The other day we were onboarding a new client. A 700 million dollar company that brought us on to help them launch a new brand. I was reviewing their brand identity, getting excited by descriptions of a purpose-driven archetype that wouldn’t be afraid to stand up for what they believe in. So I asked, “If your brand was two years old in June 2020, how would you be showing up right now on the topic of racial justice?” They hadn’t thought about it like that.
Corporate responsibility used to be a buzzword. For the past 10 years that’s been changing. We owe a lot to courageous corporate leaders who’ve led the charge in transforming the concepts of purpose-driven and CSR from fluff to measurable components of business performance. Brands like Patagonia made a decision a long time ago that they didn’t give a shit about losing revenue from customers who didn’t align with their common sense values of protecting Planet Earth. Ben & Jerry’s, who may be the most outspoken of them all, has taken on everything they believe in, from the climate crisis to racial injustice and LGBTQ rights.
In 2020, there’s little separation between your brand strategy, corporate responsibility claims, and your social media content. Today, saying “we stay away from politics” doesn’t work because racial justice and a habitable planet aren’t political. It’s no longer acceptable to call yourself a purpose-driven brand if you’re not ready to show up and live the values that you’re claiming.
This brings us to Facebook. Instrumental in the corruption of the 2016 election, we’ve all been expecting that they’d stop facilitating the spread of hateful, violent, dangerous misinformation that’s threatening the end of our democracy. Yet just a couple of weeks ago, we got a disgusting slap in the face when Trump’s advertising campaign employed a Nazi symbol alongside a false narrative. Facebook was an accomplice here. They flag and reject harmless ads that adhere to their policies all of the time and we’re constantly appealing on behalf of our clients. I’ve seen hemp and oat-based gelato deemed more dangerous in Facebook’s judgement, than this.
In an effort to put the pressure on Facebook to be so much better than it is and no better than it should expect itself to be, many brands have stopped advertising on the platform during the month of July in a coordinated effort called #StopHateforProfit, a campaign driven by ADL, NAACP, Color of Change and more like-minded organizations. The hope is that by pulling millions of dollars of ad spend, Zuckerberg will listen to specific demands for making Facebook a safer space, such as finding and removing public and private groups focused on white supremacy, militia, antisemitism, violent conspiracies, Holocaust denialism, vaccine misinformation, and climate denialism.
We find ourselves in a weak position at KW Content. Our participation in this campaign would be 100% in alignment with our values. As a small business in big COVID-recovery mode, one of our greatest weaknesses and threats is that right now, 95% of our revenue comes through Facebook and Instagram. Turning off our advertising for the month of July would take our business down.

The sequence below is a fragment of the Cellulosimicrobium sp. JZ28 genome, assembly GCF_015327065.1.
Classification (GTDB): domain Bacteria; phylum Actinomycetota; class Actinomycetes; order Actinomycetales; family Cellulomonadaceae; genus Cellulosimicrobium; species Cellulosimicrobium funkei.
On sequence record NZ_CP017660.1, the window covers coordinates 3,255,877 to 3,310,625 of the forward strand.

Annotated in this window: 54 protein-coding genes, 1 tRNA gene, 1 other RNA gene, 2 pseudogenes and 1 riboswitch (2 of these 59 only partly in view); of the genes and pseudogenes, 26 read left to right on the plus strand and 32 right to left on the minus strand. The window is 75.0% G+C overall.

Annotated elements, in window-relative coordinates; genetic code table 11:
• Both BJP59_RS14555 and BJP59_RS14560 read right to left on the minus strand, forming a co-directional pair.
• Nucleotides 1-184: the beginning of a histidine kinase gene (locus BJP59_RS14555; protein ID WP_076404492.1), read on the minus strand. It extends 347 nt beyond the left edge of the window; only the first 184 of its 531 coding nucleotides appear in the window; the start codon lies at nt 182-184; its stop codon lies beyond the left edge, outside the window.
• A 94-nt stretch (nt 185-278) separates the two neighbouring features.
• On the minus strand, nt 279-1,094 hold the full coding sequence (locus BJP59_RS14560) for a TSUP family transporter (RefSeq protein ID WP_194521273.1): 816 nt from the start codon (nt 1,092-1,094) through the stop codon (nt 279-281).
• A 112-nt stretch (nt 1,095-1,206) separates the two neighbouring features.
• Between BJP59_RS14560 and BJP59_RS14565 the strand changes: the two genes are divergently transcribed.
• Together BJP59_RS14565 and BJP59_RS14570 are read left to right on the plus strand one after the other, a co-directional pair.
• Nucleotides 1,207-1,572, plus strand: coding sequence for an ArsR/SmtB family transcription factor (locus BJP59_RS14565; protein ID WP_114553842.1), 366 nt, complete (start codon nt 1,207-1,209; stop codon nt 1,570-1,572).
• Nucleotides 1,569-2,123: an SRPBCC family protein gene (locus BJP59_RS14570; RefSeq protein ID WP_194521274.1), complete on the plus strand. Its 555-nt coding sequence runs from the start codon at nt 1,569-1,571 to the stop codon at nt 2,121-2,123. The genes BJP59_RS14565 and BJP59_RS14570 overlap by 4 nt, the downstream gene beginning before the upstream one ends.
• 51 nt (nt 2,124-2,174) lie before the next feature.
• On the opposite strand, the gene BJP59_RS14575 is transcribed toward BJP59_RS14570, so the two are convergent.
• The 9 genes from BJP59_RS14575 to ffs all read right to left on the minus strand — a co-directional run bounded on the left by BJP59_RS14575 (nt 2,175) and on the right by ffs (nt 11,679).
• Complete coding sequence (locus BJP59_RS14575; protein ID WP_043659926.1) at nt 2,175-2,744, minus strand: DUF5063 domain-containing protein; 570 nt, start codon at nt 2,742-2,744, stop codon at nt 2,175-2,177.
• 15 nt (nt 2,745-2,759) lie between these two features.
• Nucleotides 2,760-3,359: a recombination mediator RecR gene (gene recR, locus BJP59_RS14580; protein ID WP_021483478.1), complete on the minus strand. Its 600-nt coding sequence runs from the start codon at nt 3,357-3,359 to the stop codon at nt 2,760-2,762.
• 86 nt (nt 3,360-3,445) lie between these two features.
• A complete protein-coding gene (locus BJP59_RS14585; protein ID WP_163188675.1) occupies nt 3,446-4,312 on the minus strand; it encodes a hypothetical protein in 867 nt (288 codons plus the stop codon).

We have some ideas of how to contribute, though, and since we work with many small and medium size organizations that are in similar positions, we thought we’d share our internal point of view and invite you to participate with us.
- Adopt a progress over perfection mentality. Being unable to pull dollars from a company that is operating in contradiction with your belief system is a problem, but it’s surmountable. You have the opportunity to take certain actions during the month of July that will get you closer to a place where you can go in a different direction, for good, if Facebook doesn’t do what’s right.
- Use your platform to raise awareness of the campaign and specifically, the demands that the participants are asking for.
- Support companies that are pulling ad dollars from Facebook with your dollars during the month of July (full list here).
- Start creating a traffic diversification plan so that you can leave Facebook by the end of the year if they don’t do what’s right. Let’s keep our eyes on this and be prepared for what comes next. If you’d like to subscribe to future communications from KW Content on how to diversify your website traffic drop your email here. We won’t be in touch for any other reason than to keep this convo going.
- Make a statement to followers and customers about your moral dilemma. Make sure that your organized channels have a statement that makes it clear you align with the movement and are activating a longer term plan to address the shortcomings of your business.
It’s not just about July. One reason the campaign is only a month long is because even big businesses rely on this platform to operate. Zuckerberg knows this. There’s one way Facebook will accommodate these demands, and it’s if we can make the money hurt enough that he’s hearing from his shareholders.
At KW Content, we’ve spent a lot of time loving Facebook and Instagram. We believe strongly in the founding principle of these platforms to connect and cultivate community. But if this corporate leader is unable to operate with the best interest of our people and planet in mind, it’s too dangerous to hold this power.
We’re asking ourselves: how long will it take for us to replace our Facebook traffic? If they don’t meet our demands, July is our queue to prepare our brand to pull advertising dollars from Facebook for good.